Tuesday, December 4, 2018
December 4, 2018: Pearl Harbor Histories: The Conspiracy Theory
[December 7th marks National Pearl Harbor Remembrance Day, so this week I’ll remember and AmericanStudy some histories related to the 1941 attack. Leading up to a special post on how we remember such infamous days.]
On the Pearl Harbor conspiracy theory that doesn’t hold up but is illuminating nonetheless.
I wrote an entire weeklong series on American conspiracy theories a few years back, but managed to avoid writing about one of the most prominent historical conspiracy theories: the theory that high-ranking U.S. government officials, up to and in some of the theories including President Franklin Delano Roosevelt, had advance knowledge of the Pearl Harbor attack and let it happen (or even, in some of the most extreme theories, encouraged it) in order to push the United States into the European theatre of World War II through a so-called “back door.” Such theories go back at least as far as 1944, when John Flynn, a journalist and co-founder of the isolationist America First Committee, published a pamphlet entitled The Truth about Pearl Harbor (that’s the full text of the 1945 British edition, which seems unchanged other than a new “Publisher’s Preface”). A World War II naval officer, Rear Admiral Robert Theobald, wrote his own 1954 book, The Final Secret of Pearl Harbor: The Washington Background of the Pearl Harbor Attack, developing the argument more fully. And in recent years, the most prominent of these conspiracy theorists has been World War II veteran and journalist Robert Stinnett, whose 1999 book Day of Deceit: The Truth about FDR and Pearl Harbor lays out the theory at particularly elaborate length.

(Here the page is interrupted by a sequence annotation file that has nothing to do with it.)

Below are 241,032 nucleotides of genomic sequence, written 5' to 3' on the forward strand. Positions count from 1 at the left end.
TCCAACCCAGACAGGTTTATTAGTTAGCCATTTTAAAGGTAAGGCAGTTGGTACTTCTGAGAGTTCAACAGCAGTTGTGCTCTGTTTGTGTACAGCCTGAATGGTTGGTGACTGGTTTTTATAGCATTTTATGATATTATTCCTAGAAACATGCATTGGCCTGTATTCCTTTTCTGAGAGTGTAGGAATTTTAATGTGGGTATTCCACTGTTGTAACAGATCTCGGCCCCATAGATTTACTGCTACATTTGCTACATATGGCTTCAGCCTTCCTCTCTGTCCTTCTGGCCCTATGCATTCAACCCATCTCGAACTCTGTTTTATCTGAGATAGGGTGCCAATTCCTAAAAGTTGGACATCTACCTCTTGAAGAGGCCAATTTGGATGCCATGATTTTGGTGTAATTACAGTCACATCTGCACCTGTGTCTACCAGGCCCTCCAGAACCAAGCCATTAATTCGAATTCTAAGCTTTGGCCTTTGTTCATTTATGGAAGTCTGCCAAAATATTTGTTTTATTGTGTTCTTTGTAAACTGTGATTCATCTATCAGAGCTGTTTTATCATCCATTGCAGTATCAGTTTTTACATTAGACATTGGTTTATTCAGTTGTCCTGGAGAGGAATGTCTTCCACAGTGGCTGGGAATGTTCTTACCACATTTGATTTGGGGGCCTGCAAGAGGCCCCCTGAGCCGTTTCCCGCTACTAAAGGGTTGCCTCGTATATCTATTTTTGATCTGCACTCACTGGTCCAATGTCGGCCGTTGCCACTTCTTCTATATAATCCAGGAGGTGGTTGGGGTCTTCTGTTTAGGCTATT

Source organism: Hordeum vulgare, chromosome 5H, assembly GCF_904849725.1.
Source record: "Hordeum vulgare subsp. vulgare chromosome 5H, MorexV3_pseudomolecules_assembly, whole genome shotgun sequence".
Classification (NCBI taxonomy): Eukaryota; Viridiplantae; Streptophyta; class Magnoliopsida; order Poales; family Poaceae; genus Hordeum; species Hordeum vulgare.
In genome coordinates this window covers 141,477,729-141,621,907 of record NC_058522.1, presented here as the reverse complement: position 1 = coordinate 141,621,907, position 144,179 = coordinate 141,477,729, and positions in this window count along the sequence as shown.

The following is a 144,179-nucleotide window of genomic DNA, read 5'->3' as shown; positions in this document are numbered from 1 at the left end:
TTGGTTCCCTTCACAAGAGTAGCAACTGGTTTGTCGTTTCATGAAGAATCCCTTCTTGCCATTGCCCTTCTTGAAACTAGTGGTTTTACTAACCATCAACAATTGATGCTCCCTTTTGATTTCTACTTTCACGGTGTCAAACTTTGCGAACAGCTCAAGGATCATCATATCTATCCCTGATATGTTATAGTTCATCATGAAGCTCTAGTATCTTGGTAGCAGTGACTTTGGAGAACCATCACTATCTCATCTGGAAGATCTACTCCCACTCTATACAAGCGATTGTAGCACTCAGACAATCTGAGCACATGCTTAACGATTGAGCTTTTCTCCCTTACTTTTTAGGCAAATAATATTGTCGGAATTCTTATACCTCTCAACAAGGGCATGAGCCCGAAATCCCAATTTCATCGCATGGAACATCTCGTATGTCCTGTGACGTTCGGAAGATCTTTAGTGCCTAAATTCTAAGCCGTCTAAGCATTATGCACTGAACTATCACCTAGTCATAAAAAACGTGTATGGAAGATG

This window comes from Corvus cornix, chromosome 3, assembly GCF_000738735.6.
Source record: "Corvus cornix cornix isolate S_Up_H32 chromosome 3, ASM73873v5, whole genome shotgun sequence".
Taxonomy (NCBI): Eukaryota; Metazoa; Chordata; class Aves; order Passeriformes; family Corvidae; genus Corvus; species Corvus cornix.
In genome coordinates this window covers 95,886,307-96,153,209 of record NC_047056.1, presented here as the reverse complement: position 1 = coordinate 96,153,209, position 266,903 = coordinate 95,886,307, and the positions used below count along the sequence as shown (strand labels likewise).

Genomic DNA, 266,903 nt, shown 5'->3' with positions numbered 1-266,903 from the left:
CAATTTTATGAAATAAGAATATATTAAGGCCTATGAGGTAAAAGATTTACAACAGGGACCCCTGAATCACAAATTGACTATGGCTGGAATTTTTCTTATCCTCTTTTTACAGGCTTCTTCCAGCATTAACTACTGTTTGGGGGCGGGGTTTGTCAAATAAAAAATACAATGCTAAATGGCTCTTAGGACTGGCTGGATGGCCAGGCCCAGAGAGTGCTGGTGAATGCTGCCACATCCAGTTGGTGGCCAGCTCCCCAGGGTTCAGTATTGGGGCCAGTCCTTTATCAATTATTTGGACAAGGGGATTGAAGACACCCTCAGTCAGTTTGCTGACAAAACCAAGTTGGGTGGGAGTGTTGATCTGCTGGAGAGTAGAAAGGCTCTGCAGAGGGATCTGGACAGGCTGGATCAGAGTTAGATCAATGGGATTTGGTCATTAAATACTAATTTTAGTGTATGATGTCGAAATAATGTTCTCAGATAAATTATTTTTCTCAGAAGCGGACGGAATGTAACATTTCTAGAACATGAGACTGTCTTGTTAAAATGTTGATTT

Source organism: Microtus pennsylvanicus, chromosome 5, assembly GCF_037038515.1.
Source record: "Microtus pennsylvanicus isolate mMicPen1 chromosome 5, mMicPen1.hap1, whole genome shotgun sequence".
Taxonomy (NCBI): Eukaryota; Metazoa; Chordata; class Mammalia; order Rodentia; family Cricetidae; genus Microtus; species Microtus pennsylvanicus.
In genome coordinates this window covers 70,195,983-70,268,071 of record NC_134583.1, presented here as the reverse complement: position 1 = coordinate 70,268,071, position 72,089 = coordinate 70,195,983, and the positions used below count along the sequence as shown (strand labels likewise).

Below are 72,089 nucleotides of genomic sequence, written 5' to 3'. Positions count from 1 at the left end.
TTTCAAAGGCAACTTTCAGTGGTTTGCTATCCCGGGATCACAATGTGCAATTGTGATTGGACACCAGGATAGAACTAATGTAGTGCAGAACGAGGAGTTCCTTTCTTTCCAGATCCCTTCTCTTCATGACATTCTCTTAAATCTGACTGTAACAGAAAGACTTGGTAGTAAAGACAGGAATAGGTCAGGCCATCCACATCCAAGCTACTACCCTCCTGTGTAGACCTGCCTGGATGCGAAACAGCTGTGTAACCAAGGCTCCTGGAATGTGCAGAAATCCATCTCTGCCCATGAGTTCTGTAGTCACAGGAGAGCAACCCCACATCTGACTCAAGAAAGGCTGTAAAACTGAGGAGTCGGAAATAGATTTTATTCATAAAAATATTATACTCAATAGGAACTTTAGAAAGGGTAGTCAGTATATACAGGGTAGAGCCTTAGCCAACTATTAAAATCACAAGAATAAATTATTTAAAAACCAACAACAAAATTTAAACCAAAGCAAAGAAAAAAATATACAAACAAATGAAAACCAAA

I could pretend that I’ve done all the research myself to disprove those sources and theories, but in truth I’ve mainly relied on this excellent Wikipedia page, which takes the different theories one-by-one and takes them apart quite effectively. Highlighting any one tends to reveal just how easily and thoroughly they can be debunked, as illustrated by the argument that the absence of the U.S. Pacific Fleet’s three aircraft carriers from Pearl Harbor indicates advance knowledge of the attack (and a desire to protect the carriers from it). For one thing, one of those carriers, the Enterprise, was on its way back to Pearl Harbor that morning (having delivered fighters to Wake and Midway Islands), and had been scheduled by arrive at 7am (about an hour before the attacks commenced) but was delayed by weather. And for another, even more important thing, at that time carriers were considered far less central to naval strategy and warfare than battleships; if the U.S. had wanted to protect key elements of its fleet, it would certainly have not had all 8 of its Pacific Fleet battleships in the harbor at the time. Certainly after the attack carriers became central to the U.S. war effort in the Pacific, but that represents both a strategic shift and a direct response to the attack’s destruction of the U.S. battleships and navy.
So there really doesn’t seem to be much to the various layers to the Pearl Harbor conspiracy theories—but they have endured for more than 75 years, and I think there are a couple significant reasons why (besides our general societal and perhaps human fascination with conspiracy theories, about which I wrote many times in that aforementioned series). For one thing, few if any other military moments in American history have been as surprising and embarrassing for the U.S. forces, and thus in need of alternate explanations for the disaster; this was even more true in the 1940s, when the U.S. had not yet suffered what is considered its first defeat in an international military conflict, the Vietnam War (and that conflict has its own share of “The powers that be wouldn’t let us win” theories). And for another thing, Franklin D. Roosevelt has in my experience received about as much extreme and vehement hate as any American president not named Lincoln. Since Roosevelt was president during a war that should have united Americans, rather than one that directly divided us, that vitriolic opposition is a bit harder to understand; but I’ve encountered it time and again, and I believe it helps again why so many Americans can apparently continue to believe that FDR allowed a catastrophic attack on the United States to take place on his watch.
Next history tomorrow,
PS. What do you think?